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Style Art Nouveau / Ref.14698

Art Nouveau style mahogany woodwork with fireplace

Width: 216'' ½  550cm
Height: 90'' ⅛  229cm
Depth: 189''   480cm

Early 20th century.

Good condition.

Set of an interior decoration of woodwork, including a large paneling and the floor, a large mosaic consisting of a large circle in the center, surrounded by stylized plant motifs and alternating yellow and white tiles. In the center, a central fireplace decorated with panels of alternating white and bichrome ceramics (white and green). The bichromatic tiles are decorated with bunches of grapes or roses. The mantel is set in a wainscot and is flanked by two single-leaf cabinets with four shelves. They are each surmounted by a large shelf from which two columns support a curved cornice in its center, which follows the shape of the mirror above the fireplace.

On the left wall of the room, there are two recesses, composed in their lower part of a leaf topped by a drawer with a wrought iron handle, a marble tray, topped by a curved alcove incorporating a small shelf with an openwork balustrade.

On the right wall, there is a showcase integrated in the wall, whose glass door is made of wrought iron, decorated inside with mirrors and seven glass shelves.

Following this showcase, a sideboard composed of four panels with two shelves, topped by drawers with wrought iron handles. The whole is surmounted at the level of the tray by a large mirror, and columns supporting a second tray of smaller size.

This decorative set is typical of the second art nouveau, around 1910. It is characterized here by a certain sobriety, attenuating the curved lines and counter-curves and announces the transition to the Art Deco style which is initiated from the 1910s. Given the great simplicity in the decorative forms, to which we can add the few sinuous lines, this set is hardly comparable with the great sets of interior decoration of Art Nouveau, although we find similar elements such as woodwork with rounded corners, typical of Art Nouveau.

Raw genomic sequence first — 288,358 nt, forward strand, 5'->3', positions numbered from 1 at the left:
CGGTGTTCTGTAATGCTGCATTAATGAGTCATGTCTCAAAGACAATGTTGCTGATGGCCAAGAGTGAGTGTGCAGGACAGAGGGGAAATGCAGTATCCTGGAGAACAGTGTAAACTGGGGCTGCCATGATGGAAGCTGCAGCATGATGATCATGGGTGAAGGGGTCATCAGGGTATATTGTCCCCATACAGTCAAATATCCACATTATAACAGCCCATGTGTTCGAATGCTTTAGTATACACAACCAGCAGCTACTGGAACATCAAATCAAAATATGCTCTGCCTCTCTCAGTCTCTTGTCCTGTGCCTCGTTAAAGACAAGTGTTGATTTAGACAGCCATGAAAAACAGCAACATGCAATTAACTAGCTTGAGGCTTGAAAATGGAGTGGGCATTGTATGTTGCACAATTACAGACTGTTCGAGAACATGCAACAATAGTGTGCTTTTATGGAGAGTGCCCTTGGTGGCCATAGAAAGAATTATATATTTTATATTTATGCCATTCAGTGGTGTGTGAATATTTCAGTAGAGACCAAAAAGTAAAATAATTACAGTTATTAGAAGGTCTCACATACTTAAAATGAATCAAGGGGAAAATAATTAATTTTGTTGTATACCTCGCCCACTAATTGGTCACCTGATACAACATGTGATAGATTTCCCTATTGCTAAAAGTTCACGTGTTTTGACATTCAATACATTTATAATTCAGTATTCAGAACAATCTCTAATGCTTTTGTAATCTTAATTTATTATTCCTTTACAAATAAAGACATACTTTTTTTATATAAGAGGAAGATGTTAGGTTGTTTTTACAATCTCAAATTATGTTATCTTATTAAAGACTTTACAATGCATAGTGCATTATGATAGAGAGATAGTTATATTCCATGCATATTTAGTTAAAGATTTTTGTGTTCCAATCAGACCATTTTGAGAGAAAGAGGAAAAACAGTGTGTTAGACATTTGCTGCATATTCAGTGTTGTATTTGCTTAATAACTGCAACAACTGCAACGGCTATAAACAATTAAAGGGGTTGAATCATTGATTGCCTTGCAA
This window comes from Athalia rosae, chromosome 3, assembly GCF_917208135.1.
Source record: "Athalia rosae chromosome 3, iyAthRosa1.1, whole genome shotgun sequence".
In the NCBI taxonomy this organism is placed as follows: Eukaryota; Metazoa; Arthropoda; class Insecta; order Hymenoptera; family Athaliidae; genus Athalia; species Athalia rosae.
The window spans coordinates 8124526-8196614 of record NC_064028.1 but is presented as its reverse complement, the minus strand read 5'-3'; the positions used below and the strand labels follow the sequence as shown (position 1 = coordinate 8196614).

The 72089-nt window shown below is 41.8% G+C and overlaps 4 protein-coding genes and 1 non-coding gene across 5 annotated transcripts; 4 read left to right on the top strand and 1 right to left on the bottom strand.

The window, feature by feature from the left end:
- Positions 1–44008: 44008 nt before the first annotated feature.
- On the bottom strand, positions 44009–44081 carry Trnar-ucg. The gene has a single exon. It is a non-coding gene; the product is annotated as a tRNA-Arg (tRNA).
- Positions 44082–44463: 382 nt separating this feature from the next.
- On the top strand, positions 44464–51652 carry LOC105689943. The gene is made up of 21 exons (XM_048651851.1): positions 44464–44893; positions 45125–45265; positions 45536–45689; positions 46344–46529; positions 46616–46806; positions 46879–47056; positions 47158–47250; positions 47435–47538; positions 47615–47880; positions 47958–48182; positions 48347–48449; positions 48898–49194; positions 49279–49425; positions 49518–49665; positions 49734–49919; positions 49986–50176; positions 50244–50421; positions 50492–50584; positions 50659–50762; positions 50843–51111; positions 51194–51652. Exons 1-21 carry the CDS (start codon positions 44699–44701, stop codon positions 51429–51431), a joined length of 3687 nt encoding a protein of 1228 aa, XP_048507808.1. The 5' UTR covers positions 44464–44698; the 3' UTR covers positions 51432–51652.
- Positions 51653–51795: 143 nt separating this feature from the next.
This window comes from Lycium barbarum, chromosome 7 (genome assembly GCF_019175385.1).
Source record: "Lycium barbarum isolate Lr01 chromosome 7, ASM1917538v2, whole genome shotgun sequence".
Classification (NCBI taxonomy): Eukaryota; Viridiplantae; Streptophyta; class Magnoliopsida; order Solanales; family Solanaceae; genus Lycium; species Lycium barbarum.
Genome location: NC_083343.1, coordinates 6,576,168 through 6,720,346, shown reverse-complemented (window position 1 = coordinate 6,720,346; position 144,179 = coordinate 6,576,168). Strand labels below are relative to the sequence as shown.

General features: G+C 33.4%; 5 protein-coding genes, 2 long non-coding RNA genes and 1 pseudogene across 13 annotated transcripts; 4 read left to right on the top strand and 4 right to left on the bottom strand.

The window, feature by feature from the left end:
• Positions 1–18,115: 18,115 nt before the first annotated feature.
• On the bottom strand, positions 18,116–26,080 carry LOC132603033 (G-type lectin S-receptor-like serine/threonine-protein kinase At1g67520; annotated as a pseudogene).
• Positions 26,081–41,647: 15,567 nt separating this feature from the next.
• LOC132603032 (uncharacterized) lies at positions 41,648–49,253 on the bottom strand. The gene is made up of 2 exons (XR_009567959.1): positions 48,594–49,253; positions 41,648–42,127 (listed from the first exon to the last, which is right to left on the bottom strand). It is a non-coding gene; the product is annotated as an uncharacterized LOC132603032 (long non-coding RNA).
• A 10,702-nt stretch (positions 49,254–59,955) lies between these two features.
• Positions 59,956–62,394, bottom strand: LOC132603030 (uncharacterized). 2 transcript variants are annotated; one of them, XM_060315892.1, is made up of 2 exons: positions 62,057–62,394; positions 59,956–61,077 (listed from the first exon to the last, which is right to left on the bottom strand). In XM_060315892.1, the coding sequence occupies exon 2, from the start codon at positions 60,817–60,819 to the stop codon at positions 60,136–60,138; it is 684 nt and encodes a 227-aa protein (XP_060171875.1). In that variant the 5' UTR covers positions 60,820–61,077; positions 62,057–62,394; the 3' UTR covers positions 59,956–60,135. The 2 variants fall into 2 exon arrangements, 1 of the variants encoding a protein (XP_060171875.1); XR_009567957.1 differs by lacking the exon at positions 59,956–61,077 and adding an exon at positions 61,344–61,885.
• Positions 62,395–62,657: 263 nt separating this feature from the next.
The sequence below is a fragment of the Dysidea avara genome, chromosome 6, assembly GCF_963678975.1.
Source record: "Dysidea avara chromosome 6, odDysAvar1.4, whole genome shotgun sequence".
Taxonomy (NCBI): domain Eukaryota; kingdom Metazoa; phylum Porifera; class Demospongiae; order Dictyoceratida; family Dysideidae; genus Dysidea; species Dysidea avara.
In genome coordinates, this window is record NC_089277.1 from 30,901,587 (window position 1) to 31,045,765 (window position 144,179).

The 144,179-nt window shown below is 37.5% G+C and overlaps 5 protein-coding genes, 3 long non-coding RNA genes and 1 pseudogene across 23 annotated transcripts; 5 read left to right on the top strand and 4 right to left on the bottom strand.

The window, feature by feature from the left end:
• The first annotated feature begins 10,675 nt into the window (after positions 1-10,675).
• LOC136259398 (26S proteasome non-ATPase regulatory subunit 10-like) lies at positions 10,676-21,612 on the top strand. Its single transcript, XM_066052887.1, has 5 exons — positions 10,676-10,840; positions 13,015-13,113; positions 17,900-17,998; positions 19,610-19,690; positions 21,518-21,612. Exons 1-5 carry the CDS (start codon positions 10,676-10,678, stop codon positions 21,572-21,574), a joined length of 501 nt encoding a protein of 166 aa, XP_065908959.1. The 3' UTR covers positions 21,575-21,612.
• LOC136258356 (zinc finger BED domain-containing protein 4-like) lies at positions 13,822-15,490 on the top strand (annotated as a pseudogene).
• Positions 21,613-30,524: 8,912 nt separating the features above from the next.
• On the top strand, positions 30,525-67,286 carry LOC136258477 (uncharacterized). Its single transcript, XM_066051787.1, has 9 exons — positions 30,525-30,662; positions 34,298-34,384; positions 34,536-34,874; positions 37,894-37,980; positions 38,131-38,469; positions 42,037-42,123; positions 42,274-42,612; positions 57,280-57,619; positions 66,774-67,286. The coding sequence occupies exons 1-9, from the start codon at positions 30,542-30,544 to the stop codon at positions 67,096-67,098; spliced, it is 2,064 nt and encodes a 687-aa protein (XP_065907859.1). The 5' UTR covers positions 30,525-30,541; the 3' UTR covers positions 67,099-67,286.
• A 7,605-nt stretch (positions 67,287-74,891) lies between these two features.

Ernest Marie Herscher, building of 1911, Paris

It is located at the corner of rue Louis David. The architect set up his office on the first floor, and the building became his showcase. It is characteristic of the second phase of Parisian Art Nouveau, mixing brick and ashlar in the facade. This building was awarded a prize by the jury of the facade competition of the city of Paris in 1922.

Ernest Marie Herscher, (1870-1939). He began his studies at the age of twenty at the Ecole spéciale d'architecture, 245 boulevard Raspail in Paris. He then worked for Gaston Trélat, Honoré Daumet, Charles Girault and Jean Louis Pascal. He could then enter the National School of Fine Arts. He was also very eclectic, engraver, draftsman, decorator, interested in tapestry.

Some of the greatest architects have participated in the construction of buildings in this area, such as Auguste Perret, Hector Guimard or Charles Plumet. Some buildings, like the one built by Charles Rouillard, 125 avenue Mozart in 1908, are contemporary of our construction.

In 1922, a prize was awarded to the building of 39 rue Scheffer, on the occasion of the competition of facade of the City of Paris where six buildings were awarded by the jury. This competition, created in 1898 and which lasted until 1930, had for first goal to incite the architects to build original buildings, which were then awarded in the year of their construction or as here, a posteriori. This result was published in the Excelsior newspaper of July 28, 1922 with a photograph of the building and the name of the architect.
Excelsior newspaper, July 28, 1922,
Prize awarded to the winning houses in Paris
by the jury of the competition of facades

Price: on request

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